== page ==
How To Get Gigs As A Musician Or Band In (2024)

To get gigs as a musician or band, one must make his or her music bookable, find new contacts in the music industry, take the initiative, and be as professional as possible. Invitations for gigs can be hard to get, so it’s up to musicians to create the necessary conditions to perform live.

It’s possible to get your music out there without performing on stage, but it’s undeniable that getting gigs routinely is essential for a musician’s long-term success. In this article, I have compiled a few guidelines and tips that should help you to get gigs as a musician or band.

Make Yourself Bookable

For an artist to get booked, such an artist must first be bookable. But what does it mean to be bookable? In simple terms, it’s about putting your music out there, having some interesting output to work with, and—if possible—getting some much-needed buzz.

When people are talking about your music, even if it’s just locally, it’s much easier to find opportunities to perform live. The same applies when venue owners and booking agents find your music impressive: positive hype, combined with at least one solid release, makes for a powerful recipe for getting gigs as a musician or band.

Release Music and Put It Out There

Getting gigs is an art in itself. But without the music, not even the most well-connected artist will ever get a chance to perform on a big stage. The first step for getting gigs as a musician or band is to release great music, upload it to as many platforms as possible, and have a solid promotion plan.

Booking agents and venue owners prefer hiring an artist who has at least one quality EP on Spotify and other streaming services than taking a chance on an unknown newcomer with zero releases on the Internet.

Releasing music isn’t just about the music: it also shows booking agents and venue owners that an artist is serious about his or her work and is putting in the time to make his or her career work.

Create an EPK

Releasing music is what allows an artist to present his or her work to the world. But when it comes to music-industry insiders, releasing music is sometimes not enough. Booking agents and venue owners are flooded with pitches and requests daily, so they need to have a convenient way to make informed choices as fast as possible. That’s why having an EPK is so important.

EPK stands for Electronic Press Kit, and it’s sort of the music-industry equivalent of a business card. It’s an overview of a musician or band’s work that synthesizes their entire story (from releases and past gigs to a bio and some press photos) in one single place. If you’re not sure about what should be included in your project’s EPK, check out 10 things that should be in an EPK for music.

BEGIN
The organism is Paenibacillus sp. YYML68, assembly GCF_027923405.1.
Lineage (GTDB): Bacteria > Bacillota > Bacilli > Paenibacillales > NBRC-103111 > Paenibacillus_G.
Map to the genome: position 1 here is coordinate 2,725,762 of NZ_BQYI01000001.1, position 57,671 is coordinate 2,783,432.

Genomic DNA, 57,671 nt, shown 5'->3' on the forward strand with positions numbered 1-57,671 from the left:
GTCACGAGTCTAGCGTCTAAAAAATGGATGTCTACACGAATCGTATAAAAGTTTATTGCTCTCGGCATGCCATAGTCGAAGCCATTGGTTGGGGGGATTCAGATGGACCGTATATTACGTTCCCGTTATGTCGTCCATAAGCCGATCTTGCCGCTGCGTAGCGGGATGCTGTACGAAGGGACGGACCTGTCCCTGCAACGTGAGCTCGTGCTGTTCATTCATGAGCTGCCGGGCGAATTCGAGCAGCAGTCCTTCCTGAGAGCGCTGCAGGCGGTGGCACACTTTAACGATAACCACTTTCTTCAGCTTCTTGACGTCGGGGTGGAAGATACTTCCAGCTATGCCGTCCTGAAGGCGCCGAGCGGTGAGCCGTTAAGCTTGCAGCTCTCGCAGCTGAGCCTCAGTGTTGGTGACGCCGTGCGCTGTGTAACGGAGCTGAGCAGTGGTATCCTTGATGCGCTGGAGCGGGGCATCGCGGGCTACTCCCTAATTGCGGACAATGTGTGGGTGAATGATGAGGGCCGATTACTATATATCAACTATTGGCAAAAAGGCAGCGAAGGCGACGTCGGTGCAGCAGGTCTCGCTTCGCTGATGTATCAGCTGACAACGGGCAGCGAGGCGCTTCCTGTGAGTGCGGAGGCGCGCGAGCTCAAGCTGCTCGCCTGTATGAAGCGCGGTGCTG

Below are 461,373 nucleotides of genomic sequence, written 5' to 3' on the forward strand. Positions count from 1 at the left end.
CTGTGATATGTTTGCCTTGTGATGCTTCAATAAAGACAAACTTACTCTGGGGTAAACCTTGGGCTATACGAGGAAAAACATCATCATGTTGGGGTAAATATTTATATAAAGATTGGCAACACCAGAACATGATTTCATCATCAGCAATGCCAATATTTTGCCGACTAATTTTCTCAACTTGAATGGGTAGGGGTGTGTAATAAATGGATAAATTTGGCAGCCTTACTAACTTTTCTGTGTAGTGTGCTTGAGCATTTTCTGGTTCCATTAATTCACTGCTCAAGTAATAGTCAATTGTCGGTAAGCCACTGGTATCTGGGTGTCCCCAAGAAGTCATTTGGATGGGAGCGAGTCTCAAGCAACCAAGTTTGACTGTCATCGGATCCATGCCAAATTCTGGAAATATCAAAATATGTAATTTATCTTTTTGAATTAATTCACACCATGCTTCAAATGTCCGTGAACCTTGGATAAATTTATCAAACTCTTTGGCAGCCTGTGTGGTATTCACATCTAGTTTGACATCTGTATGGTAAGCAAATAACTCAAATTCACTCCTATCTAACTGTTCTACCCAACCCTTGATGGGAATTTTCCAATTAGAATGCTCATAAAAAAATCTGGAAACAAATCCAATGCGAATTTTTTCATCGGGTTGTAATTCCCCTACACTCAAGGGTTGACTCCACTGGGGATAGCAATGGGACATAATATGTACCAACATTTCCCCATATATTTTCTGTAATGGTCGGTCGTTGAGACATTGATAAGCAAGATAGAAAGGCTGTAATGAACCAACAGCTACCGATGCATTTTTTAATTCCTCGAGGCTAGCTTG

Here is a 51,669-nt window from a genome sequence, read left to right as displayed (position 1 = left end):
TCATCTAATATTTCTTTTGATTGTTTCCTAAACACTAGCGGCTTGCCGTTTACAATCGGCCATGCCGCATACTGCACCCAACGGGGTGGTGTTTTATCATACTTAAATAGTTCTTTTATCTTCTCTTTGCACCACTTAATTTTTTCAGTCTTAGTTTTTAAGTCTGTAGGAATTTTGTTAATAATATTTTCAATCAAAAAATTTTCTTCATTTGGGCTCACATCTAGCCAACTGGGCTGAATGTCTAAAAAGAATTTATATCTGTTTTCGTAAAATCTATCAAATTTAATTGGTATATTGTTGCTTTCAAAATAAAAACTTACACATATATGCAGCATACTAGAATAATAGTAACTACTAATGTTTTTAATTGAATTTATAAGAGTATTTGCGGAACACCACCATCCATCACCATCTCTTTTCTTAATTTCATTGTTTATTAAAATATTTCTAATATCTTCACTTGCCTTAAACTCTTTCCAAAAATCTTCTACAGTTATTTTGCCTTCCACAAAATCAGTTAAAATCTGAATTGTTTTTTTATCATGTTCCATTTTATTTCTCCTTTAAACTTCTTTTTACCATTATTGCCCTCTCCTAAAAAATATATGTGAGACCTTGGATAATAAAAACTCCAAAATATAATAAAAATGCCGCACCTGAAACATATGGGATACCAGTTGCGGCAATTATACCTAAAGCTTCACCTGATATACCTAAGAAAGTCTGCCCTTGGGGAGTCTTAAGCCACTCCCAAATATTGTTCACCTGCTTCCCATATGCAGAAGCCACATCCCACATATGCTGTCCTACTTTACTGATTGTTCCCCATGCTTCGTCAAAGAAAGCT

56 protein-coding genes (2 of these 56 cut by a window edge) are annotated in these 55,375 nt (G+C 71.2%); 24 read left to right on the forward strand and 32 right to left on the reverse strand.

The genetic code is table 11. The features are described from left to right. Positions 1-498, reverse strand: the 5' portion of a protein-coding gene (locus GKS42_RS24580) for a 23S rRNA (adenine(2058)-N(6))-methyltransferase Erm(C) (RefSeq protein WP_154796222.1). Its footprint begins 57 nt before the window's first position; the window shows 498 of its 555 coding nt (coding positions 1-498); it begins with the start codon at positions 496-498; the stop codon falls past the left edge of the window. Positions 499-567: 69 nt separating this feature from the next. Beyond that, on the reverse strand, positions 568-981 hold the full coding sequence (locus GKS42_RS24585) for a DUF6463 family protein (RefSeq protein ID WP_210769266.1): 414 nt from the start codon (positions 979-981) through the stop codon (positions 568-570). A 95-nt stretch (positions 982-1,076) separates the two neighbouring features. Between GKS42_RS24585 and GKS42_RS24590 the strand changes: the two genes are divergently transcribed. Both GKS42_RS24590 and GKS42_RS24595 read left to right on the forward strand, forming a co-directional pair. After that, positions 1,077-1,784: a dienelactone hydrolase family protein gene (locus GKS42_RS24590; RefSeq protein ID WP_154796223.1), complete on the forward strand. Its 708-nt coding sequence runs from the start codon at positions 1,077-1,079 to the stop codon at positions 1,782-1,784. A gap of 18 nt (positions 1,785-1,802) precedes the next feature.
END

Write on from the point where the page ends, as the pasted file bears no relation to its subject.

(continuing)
Get People Talking About Your Project

I’ve already talked about the importance of having hype to get booked. But how does one musician or band get the word out? While artists can’t always control how famous or acclaimed they are, there are at least two things they can do to get the buzz started:

Contact the Press

To some artists, the sheer idea of writing an email to a music magazine, website, or blog sounds crazy. But all major musicians and bands do it, and there’s no reason why you shouldn’t try it too. Most outlets have their email contacts on their websites, and some even incentivize up-and-coming artists to contact them.

Don’t be afraid of rejection. The most important thing is to get the attention of as many people as possible and, luckily, have your music featured in the press.

Build a Strong Social Media Presence

Social media is a blessing for up-and-coming musicians, and it would be silly not to explore the full potential of platforms such as Facebook, Instagram, and TikTok to promote one’s work.

Social media is great for getting hype because it allows musicians to contact the people they want to impress directly, whether via message or by following/commenting on their publications. It’s a networking wonderland, so please be sure to make the most of it.

Find New Contacts in the Music Industry

In the music business, some “friends” are more important than others. Getting gigs as a musician or band requires having strong contacts in the industry, learning how to get such contacts, and knowing what to do with them. Right below, I have listed some clever ways of doing so. For a more thorough guide on networking, you can also check this article.

Attend Music Shows Routinely

Even though much of what happens in the music industry today happens online, meeting someone in person is still more effective than meeting someone on the web. That’s why it’s so important to attend music shows routinely: that’s where everybody has a chance of mingling with superstar musicians, their representatives, and other music-business pros.

It’s not just networking: seeing other musicians perform live is also fun and great for learning about what makes a live performance good or bad. The idea is that, for one to get gigs, one must first attend gigs. That’s where the magic happens, so be sure to be as present as possible, especially in your local music scene.

Hang Out with Other Musicians

Going to music shows is a great way of getting to know other musicians. Artists get along pretty easily because they have so many things in common. But more than a lasting friendship, musicians can also share ideas, valuable information, and most importantly, relevant contacts.